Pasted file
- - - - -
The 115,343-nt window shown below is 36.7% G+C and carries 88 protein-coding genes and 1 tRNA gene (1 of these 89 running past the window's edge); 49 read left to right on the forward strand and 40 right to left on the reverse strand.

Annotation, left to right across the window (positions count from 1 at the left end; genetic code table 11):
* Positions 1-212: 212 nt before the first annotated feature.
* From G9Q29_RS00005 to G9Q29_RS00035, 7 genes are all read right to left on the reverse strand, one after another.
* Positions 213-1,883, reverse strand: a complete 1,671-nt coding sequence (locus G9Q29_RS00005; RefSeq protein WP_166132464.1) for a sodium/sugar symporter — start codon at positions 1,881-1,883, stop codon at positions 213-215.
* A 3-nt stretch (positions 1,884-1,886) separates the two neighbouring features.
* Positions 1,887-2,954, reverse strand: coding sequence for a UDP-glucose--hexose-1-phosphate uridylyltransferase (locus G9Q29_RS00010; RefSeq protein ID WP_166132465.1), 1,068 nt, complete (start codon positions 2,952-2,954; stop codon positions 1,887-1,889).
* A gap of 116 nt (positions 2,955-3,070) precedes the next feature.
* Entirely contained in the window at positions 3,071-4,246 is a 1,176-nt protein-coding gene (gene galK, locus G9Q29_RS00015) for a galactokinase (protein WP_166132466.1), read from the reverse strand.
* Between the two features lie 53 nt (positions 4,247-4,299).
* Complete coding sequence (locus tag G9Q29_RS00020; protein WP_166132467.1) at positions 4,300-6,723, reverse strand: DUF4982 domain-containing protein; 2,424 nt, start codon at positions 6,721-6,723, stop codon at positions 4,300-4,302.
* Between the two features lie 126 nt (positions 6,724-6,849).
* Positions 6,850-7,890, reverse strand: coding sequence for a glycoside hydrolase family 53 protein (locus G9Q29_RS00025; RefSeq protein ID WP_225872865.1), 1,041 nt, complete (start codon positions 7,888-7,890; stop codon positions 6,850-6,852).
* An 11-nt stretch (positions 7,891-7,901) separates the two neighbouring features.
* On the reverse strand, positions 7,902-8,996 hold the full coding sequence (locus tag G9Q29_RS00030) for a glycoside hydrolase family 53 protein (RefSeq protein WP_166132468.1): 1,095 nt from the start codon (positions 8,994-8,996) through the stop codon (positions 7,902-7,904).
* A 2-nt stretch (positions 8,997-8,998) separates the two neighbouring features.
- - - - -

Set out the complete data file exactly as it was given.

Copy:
The 115,343-nt window shown below is 36.7% G+C and carries 88 protein-coding genes and 1 tRNA gene (1 of these 89 running past the window's edge); 49 read left to right on the forward strand and 40 right to left on the reverse strand.

Annotation, left to right across the window (positions count from 1 at the left end; genetic code table 11):
* Positions 1-212: 212 nt before the first annotated feature.
* From G9Q29_RS00005 to G9Q29_RS00035, 7 genes are all read right to left on the reverse strand, one after another.
* Positions 213-1,883, reverse strand: a complete 1,671-nt coding sequence (locus G9Q29_RS00005; RefSeq protein WP_166132464.1) for a sodium/sugar symporter — start codon at positions 1,881-1,883, stop codon at positions 213-215.
* A 3-nt stretch (positions 1,884-1,886) separates the two neighbouring features.
* Positions 1,887-2,954, reverse strand: coding sequence for a UDP-glucose--hexose-1-phosphate uridylyltransferase (locus G9Q29_RS00010; RefSeq protein ID WP_166132465.1), 1,068 nt, complete (start codon positions 2,952-2,954; stop codon positions 1,887-1,889).
* A gap of 116 nt (positions 2,955-3,070) precedes the next feature.
* Entirely contained in the window at positions 3,071-4,246 is a 1,176-nt protein-coding gene (gene galK, locus G9Q29_RS00015) for a galactokinase (protein WP_166132466.1), read from the reverse strand.
* Between the two features lie 53 nt (positions 4,247-4,299).
* Complete coding sequence (locus tag G9Q29_RS00020; protein WP_166132467.1) at positions 4,300-6,723, reverse strand: DUF4982 domain-containing protein; 2,424 nt, start codon at positions 6,721-6,723, stop codon at positions 4,300-4,302.
* Between the two features lie 126 nt (positions 6,724-6,849).
* Positions 6,850-7,890, reverse strand: coding sequence for a glycoside hydrolase family 53 protein (locus G9Q29_RS00025; RefSeq protein ID WP_225872865.1), 1,041 nt, complete (start codon positions 7,888-7,890; stop codon positions 6,850-6,852).
* An 11-nt stretch (positions 7,891-7,901) separates the two neighbouring features.
* On the reverse strand, positions 7,902-8,996 hold the full coding sequence (locus tag G9Q29_RS00030) for a glycoside hydrolase family 53 protein (RefSeq protein WP_166132468.1): 1,095 nt from the start codon (positions 8,994-8,996) through the stop codon (positions 7,902-7,904).
* A 2-nt stretch (positions 8,997-8,998) separates the two neighbouring features.